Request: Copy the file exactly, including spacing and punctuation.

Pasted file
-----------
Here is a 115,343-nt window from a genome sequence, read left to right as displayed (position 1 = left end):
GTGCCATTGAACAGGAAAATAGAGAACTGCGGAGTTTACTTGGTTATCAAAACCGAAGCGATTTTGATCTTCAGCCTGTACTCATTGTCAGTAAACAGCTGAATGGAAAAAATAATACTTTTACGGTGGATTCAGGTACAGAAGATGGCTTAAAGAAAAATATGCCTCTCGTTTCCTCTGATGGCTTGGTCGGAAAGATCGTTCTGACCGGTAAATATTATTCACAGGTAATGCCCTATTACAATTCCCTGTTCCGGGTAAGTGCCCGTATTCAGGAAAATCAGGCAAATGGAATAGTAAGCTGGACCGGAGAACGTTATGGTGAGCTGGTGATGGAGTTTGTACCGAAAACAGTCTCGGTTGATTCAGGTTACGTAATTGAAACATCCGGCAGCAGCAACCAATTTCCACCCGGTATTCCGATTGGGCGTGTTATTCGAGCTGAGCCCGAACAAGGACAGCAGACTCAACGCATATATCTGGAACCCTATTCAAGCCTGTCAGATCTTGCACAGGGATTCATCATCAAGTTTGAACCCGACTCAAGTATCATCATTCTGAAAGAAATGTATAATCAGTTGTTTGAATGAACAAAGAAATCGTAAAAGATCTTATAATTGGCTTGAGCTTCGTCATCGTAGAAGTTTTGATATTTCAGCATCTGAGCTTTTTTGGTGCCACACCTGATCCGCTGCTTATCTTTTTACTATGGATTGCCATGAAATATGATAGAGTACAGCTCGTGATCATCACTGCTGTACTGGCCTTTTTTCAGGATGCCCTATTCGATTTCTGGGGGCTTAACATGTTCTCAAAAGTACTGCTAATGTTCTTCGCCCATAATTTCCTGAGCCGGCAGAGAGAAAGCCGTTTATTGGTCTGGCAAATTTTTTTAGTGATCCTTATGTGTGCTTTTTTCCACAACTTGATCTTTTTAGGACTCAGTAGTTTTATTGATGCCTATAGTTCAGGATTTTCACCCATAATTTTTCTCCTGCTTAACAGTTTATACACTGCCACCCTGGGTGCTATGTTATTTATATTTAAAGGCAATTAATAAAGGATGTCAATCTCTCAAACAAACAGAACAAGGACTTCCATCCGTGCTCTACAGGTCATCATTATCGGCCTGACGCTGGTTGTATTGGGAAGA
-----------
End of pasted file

Here is a 115,343-nt window from a genome sequence, read left to right as displayed (position 1 = left end):
GTGCCATTGAACAGGAAAATAGAGAACTGCGGAGTTTACTTGGTTATCAAAACCGAAGCGATTTTGATCTTCAGCCTGTACTCATTGTCAGTAAACAGCTGAATGGAAAAAATAATACTTTTACGGTGGATTCAGGTACAGAAGATGGCTTAAAGAAAAATATGCCTCTCGTTTCCTCTGATGGCTTGGTCGGAAAGATCGTTCTGACCGGTAAATATTATTCACAGGTAATGCCCTATTACAATTCCCTGTTCCGGGTAAGTGCCCGTATTCAGGAAAATCAGGCAAATGGAATAGTAAGCTGGACCGGAGAACGTTATGGTGAGCTGGTGATGGAGTTTGTACCGAAAACAGTCTCGGTTGATTCAGGTTACGTAATTGAAACATCCGGCAGCAGCAACCAATTTCCACCCGGTATTCCGATTGGGCGTGTTATTCGAGCTGAGCCCGAACAAGGACAGCAGACTCAACGCATATATCTGGAACCCTATTCAAGCCTGTCAGATCTTGCACAGGGATTCATCATCAAGTTTGAACCCGACTCAAGTATCATCATTCTGAAAGAAATGTATAATCAGTTGTTTGAATGAACAAAGAAATCGTAAAAGATCTTATAATTGGCTTGAGCTTCGTCATCGTAGAAGTTTTGATATTTCAGCATCTGAGCTTTTTTGGTGCCACACCTGATCCGCTGCTTATCTTTTTACTATGGATTGCCATGAAATATGATAGAGTACAGCTCGTGATCATCACTGCTGTACTGGCCTTTTTTCAGGATGCCCTATTCGATTTCTGGGGGCTTAACATGTTCTCAAAAGTACTGCTAATGTTCTTCGCCCATAATTTCCTGAGCCGGCAGAGAGAAAGCCGTTTATTGGTCTGGCAAATTTTTTTAGTGATCCTTATGTGTGCTTTTTTCCACAACTTGATCTTTTTAGGACTCAGTAGTTTTATTGATGCCTATAGTTCAGGATTTTCACCCATAATTTTTCTCCTGCTTAACAGTTTATACACTGCCACCCTGGGTGCTATGTTATTTATATTTAAAGGCAATTAATAAAGGATGTCAATCTCTCAAACAAACAGAACAAGGACTTCCATCCGTGCTCTACAGGTCATCATTATCGGCCTGACGCTGGTTGTATTGGGAAGA